Get mad, then get involved

From John Macfarlane’s Editor’s Note at The Walrus Magazine:

THE SOLILOQUY Paddy Chayefsky wrote for the character Howard Beale in the 1976 film Network still resonates today:

“…I want you to get mad!… I want you to get up right now and go to the window, open it, and stick your head out and yell, I’m as mad as hell, and I’m not going to take this anymore!”

…We seem to have forgotten that the freedom afforded by democracy comes at a price: the best and brightest have a responsibility to lead; the electorate has a responsibility to at least try to understand the issues; and the press has a responsibility to make the issues understandable.

Would anyone argue that the men and women running Canada today are our best and brightest? And unless we are willing to step into the public arena ourselves, do we have the right to complain? How many of us think we have discharged our responsibility as citizens simply by casting a ballot? How many Canadians could name their member of Parliament, much less articulate an informed argument about, say, Canada’s military presence in Afghanistan?

As for the press, how can the public possibly understand the issues of the day if its primary sources of information are, in troubling numbers, dumbing down?

Getting mad isn’t the answer — for them or for us. The answer is getting involved.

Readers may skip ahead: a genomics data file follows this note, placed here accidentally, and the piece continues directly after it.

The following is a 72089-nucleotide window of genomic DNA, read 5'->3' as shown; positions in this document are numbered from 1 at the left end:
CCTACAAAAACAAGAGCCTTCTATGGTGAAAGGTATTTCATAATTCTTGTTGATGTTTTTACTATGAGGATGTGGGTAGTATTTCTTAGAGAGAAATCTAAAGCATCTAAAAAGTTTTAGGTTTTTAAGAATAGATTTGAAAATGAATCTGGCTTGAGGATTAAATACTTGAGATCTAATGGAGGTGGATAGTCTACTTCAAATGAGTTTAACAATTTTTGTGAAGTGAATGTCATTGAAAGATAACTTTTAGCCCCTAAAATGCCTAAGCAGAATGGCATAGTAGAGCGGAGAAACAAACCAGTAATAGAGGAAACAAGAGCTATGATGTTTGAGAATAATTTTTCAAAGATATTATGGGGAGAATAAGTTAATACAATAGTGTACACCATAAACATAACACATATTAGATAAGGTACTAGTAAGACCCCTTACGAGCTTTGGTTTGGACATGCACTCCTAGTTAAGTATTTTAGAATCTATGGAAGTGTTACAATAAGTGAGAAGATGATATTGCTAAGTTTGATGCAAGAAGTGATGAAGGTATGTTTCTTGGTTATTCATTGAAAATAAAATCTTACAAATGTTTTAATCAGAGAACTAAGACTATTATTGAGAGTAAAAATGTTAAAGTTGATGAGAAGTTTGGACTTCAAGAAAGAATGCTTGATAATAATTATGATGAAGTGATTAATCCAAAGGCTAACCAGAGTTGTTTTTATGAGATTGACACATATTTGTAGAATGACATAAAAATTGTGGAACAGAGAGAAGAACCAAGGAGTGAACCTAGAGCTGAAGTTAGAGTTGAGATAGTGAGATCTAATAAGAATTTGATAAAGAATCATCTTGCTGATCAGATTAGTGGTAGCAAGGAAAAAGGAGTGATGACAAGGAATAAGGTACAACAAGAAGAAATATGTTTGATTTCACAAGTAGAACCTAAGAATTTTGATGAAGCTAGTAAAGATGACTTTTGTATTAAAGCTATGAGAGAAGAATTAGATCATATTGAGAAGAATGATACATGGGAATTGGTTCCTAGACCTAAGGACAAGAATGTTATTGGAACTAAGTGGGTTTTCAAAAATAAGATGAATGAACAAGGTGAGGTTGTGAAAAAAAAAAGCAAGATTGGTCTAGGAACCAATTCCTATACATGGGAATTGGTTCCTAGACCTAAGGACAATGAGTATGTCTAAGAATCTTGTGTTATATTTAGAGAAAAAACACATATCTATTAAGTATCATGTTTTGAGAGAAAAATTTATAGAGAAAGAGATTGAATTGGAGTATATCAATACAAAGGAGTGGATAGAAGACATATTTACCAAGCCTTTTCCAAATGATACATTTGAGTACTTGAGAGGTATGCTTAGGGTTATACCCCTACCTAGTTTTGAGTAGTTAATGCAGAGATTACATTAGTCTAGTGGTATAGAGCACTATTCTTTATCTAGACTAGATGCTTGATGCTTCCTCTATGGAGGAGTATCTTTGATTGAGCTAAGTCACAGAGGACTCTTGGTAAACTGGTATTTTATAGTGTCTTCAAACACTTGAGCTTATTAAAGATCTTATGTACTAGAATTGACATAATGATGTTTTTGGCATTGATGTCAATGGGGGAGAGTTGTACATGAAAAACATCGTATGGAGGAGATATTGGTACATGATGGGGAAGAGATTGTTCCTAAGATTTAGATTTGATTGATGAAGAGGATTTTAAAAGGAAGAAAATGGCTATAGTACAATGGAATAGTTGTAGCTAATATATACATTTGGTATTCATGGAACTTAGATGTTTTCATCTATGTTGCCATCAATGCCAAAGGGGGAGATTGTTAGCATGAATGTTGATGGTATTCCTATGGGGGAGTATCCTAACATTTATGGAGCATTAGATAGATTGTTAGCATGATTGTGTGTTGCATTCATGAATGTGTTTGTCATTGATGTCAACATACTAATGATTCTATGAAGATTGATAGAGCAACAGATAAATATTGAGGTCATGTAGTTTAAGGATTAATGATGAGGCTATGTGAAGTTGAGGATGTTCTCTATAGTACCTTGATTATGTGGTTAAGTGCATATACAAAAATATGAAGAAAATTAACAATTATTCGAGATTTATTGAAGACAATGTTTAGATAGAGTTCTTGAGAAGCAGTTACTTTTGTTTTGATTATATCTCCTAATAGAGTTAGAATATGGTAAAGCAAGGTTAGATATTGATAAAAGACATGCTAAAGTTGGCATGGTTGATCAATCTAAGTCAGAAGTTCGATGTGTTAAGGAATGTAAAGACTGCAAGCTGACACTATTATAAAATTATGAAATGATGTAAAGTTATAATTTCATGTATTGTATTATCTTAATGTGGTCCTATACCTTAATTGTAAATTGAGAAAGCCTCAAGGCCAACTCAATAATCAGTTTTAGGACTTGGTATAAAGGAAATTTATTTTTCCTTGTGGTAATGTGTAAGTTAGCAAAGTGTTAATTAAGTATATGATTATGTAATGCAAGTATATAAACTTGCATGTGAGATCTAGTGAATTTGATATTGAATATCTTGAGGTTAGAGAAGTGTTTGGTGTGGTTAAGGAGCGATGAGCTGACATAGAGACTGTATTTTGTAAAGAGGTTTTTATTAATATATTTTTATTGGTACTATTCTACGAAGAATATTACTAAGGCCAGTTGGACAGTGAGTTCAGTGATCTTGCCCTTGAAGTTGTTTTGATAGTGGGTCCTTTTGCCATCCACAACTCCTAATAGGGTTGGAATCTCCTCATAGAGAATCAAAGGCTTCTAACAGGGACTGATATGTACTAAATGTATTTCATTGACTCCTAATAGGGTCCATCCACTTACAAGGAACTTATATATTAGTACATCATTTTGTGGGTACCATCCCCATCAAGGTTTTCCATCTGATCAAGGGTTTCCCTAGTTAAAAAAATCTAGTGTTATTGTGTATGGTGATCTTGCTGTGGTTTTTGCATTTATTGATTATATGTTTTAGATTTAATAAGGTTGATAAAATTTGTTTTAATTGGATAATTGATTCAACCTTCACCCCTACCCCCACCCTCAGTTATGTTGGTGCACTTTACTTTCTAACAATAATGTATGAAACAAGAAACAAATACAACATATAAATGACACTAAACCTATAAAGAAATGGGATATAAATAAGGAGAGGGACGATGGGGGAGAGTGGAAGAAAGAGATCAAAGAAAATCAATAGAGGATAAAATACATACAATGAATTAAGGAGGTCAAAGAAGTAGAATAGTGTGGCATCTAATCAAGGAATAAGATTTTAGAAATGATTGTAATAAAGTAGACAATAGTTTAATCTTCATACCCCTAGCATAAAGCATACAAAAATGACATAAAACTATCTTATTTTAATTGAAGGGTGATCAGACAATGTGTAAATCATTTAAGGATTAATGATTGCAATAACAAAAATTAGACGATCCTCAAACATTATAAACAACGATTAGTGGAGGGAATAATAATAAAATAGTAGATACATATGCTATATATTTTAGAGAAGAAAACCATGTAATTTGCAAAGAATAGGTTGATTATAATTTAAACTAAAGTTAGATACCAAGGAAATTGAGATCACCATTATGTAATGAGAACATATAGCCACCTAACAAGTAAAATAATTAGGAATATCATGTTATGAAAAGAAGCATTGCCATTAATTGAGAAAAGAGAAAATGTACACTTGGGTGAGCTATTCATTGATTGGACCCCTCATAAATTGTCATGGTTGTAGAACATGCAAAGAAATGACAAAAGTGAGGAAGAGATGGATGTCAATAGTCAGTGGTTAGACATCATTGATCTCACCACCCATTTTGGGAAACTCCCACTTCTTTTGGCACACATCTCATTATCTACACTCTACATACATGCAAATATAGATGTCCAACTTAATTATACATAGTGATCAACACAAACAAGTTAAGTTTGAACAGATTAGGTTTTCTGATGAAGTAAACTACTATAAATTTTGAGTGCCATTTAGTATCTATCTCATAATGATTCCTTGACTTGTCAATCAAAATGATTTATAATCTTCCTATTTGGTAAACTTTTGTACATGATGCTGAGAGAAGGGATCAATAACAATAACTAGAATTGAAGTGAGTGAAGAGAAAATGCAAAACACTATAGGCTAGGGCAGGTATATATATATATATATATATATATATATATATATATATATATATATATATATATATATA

Categories: Democracy

5 replies »

  1. Great Post Norm…

    We really do get the government we deserve. If a citizen, is unwilling to become informed and get involved, even at the lowest level of involvment, they should not complain about the representation, they receive.

    The mainstream media for their part, are dumbing down. Few if any, of the major outlets follow the political spectrum, in this country or the U.S., for that matter.

    It is as if they don't want to keep following, the emerging trend, toward deception and duplicity in government, and let it become the “new normal” in our society. Seems as if integrity, accountability, fiscal prudence and all the positive values, one would expect in a modern democratic society, are being overshadowed by the power at all costs, manipulate the electorate mentality. Is this “new norm” being created…you bet. Corporations with their increaing powers, through lobbying and finacial involvement in our electoral system, are able to have far more influence, than the electorate.

    Corporations control the media, funding to governments via lobbyists, and greater influence from special intrest groups, while the electorate seems less and less relevant, except at the ballot box.

    Unless the individual takes back his or her involvement, in the system as a “relevant” player through even “grass roots” involvement,the system will indeed be “hijacked” by “vested intrests”


  2. Good comment, except the we're not on a trend toward deception and duplicity; the situation is already established. BC Liberals, aided by a blind, toothless, complicit media, has greater loyalty to vested interests than to citizens. Adding insult to injury, they tax us to pay for spinmasters who try to convince us that up is down and black is white.

    Democracy is unimportant to the governing parties in Ottawa and Victoria. No better evidence than the Harper Conservatives aiming to subvert the voting process or the BC Liberal Premier – who holds government without electoral mandate – refusing to call two by-elections simply because polling information is unfavourable.


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